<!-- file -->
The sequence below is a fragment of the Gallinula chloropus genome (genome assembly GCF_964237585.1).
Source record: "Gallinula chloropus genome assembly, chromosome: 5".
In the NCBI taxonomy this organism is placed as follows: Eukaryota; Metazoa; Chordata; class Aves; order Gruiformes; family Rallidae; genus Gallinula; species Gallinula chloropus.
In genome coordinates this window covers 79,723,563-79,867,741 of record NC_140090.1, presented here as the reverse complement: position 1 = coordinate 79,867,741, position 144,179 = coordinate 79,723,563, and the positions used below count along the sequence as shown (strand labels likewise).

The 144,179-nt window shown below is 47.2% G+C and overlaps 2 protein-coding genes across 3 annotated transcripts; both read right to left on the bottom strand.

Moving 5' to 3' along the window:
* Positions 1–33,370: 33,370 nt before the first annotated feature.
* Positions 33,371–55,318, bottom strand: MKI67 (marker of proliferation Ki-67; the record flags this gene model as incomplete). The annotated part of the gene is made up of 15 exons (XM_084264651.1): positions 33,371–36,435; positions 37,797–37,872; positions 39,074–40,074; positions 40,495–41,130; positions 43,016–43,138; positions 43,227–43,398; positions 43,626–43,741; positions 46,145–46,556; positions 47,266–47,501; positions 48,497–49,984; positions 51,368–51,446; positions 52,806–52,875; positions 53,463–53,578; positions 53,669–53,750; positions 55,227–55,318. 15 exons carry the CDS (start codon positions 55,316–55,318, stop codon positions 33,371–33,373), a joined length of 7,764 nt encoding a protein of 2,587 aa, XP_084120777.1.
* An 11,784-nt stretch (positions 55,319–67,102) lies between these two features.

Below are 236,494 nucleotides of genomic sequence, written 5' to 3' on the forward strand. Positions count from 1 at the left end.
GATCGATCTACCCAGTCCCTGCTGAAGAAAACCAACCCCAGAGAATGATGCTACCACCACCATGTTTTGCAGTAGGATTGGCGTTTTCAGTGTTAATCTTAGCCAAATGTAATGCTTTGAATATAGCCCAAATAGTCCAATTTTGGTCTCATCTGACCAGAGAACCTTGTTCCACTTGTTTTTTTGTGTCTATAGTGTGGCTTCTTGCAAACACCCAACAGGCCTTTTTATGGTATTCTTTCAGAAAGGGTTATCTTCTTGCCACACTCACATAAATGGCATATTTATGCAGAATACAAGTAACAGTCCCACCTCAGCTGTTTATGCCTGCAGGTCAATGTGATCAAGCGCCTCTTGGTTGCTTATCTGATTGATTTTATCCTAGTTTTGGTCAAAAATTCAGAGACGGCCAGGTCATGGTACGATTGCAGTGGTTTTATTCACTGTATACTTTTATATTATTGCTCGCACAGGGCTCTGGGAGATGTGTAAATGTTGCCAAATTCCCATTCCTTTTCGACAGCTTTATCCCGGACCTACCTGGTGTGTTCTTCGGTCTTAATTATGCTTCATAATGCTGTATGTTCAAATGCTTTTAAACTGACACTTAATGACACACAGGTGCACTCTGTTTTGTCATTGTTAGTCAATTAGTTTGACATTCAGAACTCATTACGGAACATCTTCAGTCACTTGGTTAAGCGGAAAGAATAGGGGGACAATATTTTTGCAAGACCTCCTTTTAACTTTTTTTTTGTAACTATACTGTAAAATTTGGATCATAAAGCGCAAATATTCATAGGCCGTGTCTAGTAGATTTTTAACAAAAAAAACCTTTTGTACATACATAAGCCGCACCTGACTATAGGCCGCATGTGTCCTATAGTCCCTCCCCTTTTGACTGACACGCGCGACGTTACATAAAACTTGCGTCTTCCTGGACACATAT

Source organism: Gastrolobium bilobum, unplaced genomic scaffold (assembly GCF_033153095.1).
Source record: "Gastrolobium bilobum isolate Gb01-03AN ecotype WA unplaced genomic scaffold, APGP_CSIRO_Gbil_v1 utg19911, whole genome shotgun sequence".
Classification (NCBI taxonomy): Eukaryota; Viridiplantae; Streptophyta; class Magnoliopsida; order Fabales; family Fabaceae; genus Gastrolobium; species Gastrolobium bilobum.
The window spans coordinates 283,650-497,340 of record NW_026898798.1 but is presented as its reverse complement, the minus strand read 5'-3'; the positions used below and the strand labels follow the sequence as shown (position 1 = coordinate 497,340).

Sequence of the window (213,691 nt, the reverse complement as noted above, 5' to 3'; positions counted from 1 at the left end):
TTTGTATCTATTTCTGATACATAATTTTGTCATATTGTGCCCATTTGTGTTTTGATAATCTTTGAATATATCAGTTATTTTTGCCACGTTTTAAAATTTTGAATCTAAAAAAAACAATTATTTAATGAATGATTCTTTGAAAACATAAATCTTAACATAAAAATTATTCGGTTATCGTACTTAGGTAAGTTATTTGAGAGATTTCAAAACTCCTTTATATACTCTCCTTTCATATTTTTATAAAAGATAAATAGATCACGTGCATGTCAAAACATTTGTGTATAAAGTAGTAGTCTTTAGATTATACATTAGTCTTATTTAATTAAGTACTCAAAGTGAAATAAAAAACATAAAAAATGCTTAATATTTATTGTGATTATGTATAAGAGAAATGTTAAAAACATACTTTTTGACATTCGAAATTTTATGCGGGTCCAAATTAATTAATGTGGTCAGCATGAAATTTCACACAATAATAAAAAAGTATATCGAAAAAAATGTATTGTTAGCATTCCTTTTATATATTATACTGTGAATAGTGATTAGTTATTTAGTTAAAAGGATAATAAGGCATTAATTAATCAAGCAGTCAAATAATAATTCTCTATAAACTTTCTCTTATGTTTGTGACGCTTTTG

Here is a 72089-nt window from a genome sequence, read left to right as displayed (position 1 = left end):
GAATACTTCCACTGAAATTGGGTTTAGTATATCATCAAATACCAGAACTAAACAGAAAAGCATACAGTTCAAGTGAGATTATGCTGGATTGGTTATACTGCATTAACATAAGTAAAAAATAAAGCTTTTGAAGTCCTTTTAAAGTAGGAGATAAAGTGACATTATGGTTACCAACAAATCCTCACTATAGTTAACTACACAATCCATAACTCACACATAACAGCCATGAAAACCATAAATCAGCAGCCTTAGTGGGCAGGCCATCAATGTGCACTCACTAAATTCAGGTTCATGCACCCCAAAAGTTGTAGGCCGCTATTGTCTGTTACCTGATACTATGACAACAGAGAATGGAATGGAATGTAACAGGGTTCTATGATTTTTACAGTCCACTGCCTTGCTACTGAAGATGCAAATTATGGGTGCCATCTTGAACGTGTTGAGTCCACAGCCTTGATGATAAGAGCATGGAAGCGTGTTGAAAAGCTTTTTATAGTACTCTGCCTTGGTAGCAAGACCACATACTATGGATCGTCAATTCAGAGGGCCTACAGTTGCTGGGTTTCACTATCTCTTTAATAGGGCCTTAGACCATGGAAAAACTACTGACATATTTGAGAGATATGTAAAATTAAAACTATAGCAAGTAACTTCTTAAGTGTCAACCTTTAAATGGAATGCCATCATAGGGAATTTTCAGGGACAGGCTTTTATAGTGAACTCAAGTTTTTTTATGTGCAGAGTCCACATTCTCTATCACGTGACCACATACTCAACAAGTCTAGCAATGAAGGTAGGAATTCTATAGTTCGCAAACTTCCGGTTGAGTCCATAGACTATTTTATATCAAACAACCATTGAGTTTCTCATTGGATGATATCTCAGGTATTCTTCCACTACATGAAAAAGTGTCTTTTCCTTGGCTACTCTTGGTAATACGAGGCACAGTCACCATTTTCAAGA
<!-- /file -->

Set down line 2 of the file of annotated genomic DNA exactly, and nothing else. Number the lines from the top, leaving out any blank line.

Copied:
Source record: "Gallinula chloropus genome assembly, chromosome: 5".